A federal court may properly dismiss an action sua sponte under the screening provisions of 28 U.S.C. § 1915(e)(2)(B) and § 1915A(b) if "the action is frivolous or malicious, fails to state a claim upon which relief may be granted, or seeks monetary relief from a defendant who is immune from such relief." Ball v. Famiglio, 726 F.3d 448, 452 (3d Cir. 2013). See also 28 U.S.C. § 1915(e)(2) (in forma pauperis actions); 28 U.S.C. § 1915A (actions in which prisoner seeks redress from a governmental defendant); 42 U.S.C. § 1997e (prisoner actions brought with respect to prison conditions). The Court must accept all factual allegations in a complaint as true and take them in the light most favorable to a pro se plaintiff. Phillips v. County of Allegheny, 515 F.3d 224, 229 (3d Cir. 2008); Erickson v. Pardus, 551 U.S. 89, 93 (2007). Because Plaintiff proceeds pro se, his pleading is liberally construed and his complaint, "however inartfully pleaded, must be held to less stringent standards than formal pleadings drafted by lawyers." Erickson v. Pardus, 551 U.S. at 94.

         An action is frivolous if it "lacks an arguable basis either in law or in fact." Neitzke v. Williams, 490 U.S. 319, 325 (1989). Under 28 U.S.C. § 1915(e)(2)(B)(i) and § 1915A(b)(1), a court may dismiss a complaint as frivolous if it is "based on an indisputably meritless legal theory" or a "clearly baseless" or "fantastic or delusional" factual scenario. Neitzke, 490 U.S. at 327-28; Wilson v. Rackmill, 878 F.2d 772, 774 (3d Cir. 1989).

         The legal standard for dismissing a complaint for failure to state a claim pursuant to § 1915(e)(2)(B)(ii) and § 1915A(b)(1) is identical to the legal standard used when ruling on Rule 12(b)(6) motions. Tourscherv. McCullough, 184 F.3d 236, 240 (3d Cir. 1999). However, before dismissing a complaint or claims for failure to state a claim upon which relief may be granted pursuant to the screening provisions of 28 U.S.C. §§1915 and 1915A, the Court must grant Plaintiff leave to amend his complaint unless amendment would be inequitable or futile. See Grayson v. Mayview State Hosp., 293 F.3d103, 114 (3d Cir. 2002).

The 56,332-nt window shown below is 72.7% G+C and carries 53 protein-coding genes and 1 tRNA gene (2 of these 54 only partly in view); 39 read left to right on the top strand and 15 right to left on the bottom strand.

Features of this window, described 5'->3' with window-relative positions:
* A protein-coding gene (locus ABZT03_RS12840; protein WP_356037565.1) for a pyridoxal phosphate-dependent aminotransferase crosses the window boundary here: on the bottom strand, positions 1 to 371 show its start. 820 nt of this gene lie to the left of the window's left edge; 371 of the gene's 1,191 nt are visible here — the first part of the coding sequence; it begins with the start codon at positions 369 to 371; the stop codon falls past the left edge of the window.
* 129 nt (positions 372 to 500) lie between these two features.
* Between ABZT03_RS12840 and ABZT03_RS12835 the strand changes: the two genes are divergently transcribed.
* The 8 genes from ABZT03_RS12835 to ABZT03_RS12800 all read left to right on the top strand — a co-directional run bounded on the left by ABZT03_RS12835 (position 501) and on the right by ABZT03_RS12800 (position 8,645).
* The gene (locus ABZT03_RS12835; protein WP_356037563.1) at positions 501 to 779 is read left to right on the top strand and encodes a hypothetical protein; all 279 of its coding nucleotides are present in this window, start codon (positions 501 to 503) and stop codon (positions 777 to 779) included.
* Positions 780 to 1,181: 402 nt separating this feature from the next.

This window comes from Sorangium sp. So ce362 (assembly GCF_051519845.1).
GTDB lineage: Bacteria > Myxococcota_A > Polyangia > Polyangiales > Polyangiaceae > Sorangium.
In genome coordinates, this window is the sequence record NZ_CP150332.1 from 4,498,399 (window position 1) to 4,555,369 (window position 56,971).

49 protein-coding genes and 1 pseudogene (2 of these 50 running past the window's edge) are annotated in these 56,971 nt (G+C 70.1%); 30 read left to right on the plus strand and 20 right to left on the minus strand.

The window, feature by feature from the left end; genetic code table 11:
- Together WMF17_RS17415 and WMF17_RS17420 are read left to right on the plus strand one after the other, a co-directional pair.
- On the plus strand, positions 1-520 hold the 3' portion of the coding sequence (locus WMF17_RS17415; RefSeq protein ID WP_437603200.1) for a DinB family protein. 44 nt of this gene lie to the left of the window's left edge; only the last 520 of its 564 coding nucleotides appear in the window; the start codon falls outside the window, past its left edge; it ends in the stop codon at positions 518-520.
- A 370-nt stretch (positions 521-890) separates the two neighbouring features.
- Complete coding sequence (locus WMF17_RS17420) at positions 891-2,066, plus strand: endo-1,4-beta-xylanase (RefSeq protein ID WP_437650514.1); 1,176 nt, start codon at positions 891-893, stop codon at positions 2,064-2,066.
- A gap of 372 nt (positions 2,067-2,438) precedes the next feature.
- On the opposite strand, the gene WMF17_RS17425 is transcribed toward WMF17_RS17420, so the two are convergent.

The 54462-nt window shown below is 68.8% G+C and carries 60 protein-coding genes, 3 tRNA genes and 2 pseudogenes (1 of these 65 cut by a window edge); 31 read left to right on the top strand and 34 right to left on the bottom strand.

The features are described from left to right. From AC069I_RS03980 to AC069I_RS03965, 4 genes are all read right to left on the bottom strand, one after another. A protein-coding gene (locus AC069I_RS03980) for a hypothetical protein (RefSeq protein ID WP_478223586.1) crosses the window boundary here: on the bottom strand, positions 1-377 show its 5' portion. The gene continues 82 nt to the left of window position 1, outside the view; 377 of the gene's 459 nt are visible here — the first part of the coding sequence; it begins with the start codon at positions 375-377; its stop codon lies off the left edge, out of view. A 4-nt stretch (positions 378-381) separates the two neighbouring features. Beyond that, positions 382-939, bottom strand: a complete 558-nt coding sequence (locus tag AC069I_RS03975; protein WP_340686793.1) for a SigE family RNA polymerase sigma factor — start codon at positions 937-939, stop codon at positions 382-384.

A well-pleaded complaint must contain more than mere labels and conclusions. See Ashcroft v. Iqbal, 556 U.S. 662 (2009); Bell Atl. Corp. v. Twombly, 550 U.S. 544 (2007). A plaintiff must plead facts sufficient to show that a claim has substantive plausibility. See Johnson v. City of Shelby, 574 U.S. 10 (2014). A complaint may not dismissed, however, for imperfect statements of the legal theory supporting the claim asserted. See Id. at 10.

         A court reviewing the sufficiency of a complaint must take three steps: (1) take note of the elements the plaintiff must plead to state a claim; (2) identify allegations that, because they are no more than conclusions, are not entitled to the assumption of truth; and (3) when there are well-pleaded factual allegations, assume their veracity and then determine whether they plausibly give rise to an entitlement to relief. Connelly v. Lane Constr. Corp.,809 F.3d 780, 787 (3d Cir. 2016). Elements are sufficiently alleged when the facts in the complaint "show" that the plaintiff is entitled to relief. Iqbal, 556 U.S. at 679 (quoting Fed.R.Civ.P. 8(a)(2)). ...


Buy This Entire Record For $7.95

Download the entire decision to receive the complete text, official citation,
docket number, dissents and concurrences, and footnotes for this case.

Learn more about what you receive with purchase of this case.